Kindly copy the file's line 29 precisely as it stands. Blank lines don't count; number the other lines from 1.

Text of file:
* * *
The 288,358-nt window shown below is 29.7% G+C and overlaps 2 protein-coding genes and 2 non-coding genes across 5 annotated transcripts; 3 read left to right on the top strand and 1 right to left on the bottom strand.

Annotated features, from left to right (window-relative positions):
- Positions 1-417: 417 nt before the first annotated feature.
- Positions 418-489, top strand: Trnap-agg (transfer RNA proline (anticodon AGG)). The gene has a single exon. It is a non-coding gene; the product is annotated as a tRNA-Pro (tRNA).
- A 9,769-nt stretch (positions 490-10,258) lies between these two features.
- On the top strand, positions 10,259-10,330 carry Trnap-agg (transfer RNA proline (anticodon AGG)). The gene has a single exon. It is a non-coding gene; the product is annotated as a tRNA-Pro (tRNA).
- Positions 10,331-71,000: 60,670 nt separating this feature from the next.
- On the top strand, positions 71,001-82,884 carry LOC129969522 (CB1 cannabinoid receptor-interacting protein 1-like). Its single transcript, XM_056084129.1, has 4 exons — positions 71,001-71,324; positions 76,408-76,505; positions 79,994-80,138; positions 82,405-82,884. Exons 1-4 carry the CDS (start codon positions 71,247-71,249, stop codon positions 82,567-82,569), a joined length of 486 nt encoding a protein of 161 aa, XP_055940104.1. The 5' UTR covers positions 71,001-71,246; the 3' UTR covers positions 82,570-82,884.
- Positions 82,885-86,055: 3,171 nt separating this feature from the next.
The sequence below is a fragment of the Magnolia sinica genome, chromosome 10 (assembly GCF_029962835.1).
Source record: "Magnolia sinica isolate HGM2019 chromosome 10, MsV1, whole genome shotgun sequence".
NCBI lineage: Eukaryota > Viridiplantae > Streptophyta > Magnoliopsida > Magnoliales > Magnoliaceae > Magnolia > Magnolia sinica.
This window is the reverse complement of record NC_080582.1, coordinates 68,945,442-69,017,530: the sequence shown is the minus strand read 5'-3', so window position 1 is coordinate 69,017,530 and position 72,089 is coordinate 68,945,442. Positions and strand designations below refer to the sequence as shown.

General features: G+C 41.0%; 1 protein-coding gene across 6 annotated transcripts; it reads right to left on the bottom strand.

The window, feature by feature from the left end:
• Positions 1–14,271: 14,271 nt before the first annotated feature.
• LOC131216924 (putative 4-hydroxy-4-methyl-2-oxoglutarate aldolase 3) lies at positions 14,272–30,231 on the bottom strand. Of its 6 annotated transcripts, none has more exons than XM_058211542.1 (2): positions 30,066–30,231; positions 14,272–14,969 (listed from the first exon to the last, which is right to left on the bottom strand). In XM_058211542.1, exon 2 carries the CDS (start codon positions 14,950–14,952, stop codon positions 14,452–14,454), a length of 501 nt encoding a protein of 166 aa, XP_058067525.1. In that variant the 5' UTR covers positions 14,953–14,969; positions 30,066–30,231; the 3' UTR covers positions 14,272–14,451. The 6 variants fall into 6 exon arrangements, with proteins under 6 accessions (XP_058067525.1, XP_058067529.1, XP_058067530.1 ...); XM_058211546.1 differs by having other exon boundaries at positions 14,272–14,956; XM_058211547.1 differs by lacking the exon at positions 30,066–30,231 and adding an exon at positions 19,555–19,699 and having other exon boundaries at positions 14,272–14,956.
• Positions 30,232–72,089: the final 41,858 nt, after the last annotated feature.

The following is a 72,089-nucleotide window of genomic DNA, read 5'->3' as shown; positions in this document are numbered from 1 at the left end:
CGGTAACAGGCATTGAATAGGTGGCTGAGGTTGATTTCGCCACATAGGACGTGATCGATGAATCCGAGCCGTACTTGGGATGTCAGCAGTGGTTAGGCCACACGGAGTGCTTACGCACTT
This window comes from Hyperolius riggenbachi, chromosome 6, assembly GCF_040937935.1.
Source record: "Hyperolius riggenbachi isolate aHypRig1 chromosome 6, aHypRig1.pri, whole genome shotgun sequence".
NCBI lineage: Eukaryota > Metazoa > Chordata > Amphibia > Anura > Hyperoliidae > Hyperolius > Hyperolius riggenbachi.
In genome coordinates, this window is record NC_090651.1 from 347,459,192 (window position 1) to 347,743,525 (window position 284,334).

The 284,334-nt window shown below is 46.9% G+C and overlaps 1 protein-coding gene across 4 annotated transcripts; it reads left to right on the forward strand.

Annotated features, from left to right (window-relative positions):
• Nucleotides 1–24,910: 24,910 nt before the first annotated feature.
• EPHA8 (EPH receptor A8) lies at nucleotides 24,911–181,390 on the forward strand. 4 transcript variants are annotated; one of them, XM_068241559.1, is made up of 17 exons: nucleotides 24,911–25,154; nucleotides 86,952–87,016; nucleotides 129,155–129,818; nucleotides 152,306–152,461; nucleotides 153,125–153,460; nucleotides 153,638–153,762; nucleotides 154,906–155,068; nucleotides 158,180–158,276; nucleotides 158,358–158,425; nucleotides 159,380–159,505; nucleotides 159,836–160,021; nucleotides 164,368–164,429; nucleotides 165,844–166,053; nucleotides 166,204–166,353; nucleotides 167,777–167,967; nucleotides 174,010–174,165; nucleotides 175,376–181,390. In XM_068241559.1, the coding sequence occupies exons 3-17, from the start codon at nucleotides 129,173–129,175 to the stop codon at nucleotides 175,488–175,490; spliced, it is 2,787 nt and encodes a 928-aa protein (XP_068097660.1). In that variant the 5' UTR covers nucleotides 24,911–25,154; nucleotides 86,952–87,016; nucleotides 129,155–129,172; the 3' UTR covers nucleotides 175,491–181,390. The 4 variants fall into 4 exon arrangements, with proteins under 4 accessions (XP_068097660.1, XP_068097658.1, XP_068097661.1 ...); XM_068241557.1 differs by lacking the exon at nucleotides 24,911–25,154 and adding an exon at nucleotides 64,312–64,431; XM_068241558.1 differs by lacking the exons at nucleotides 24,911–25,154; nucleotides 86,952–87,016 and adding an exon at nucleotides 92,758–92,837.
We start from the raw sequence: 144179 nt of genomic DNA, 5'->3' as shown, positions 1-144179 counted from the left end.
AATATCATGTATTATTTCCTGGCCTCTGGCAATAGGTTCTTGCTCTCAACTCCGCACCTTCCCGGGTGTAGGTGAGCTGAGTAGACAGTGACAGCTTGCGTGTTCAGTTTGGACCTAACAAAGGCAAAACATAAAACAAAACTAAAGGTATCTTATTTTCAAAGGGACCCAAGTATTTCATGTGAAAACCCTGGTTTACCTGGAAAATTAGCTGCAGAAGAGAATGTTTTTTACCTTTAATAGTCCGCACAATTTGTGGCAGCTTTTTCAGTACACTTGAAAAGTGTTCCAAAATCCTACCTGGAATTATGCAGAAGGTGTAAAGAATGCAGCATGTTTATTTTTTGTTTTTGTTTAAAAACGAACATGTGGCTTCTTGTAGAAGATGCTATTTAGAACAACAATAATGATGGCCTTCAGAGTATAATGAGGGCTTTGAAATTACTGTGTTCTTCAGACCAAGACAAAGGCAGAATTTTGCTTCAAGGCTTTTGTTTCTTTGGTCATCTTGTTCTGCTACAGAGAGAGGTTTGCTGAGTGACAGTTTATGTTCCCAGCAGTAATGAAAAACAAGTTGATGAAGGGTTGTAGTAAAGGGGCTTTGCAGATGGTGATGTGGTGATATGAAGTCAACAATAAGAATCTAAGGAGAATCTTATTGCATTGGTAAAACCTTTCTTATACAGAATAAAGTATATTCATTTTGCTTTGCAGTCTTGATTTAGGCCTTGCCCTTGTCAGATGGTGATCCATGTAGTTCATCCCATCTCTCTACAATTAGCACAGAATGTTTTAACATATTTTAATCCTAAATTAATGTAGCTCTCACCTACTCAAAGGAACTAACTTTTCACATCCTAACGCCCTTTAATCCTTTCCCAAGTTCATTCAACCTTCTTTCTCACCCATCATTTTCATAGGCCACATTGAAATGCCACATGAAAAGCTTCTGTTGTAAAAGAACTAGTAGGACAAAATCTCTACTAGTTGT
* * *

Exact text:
We start from the raw sequence: 144179 nt of genomic DNA, 5'->3' as shown, positions 1-144179 counted from the left end.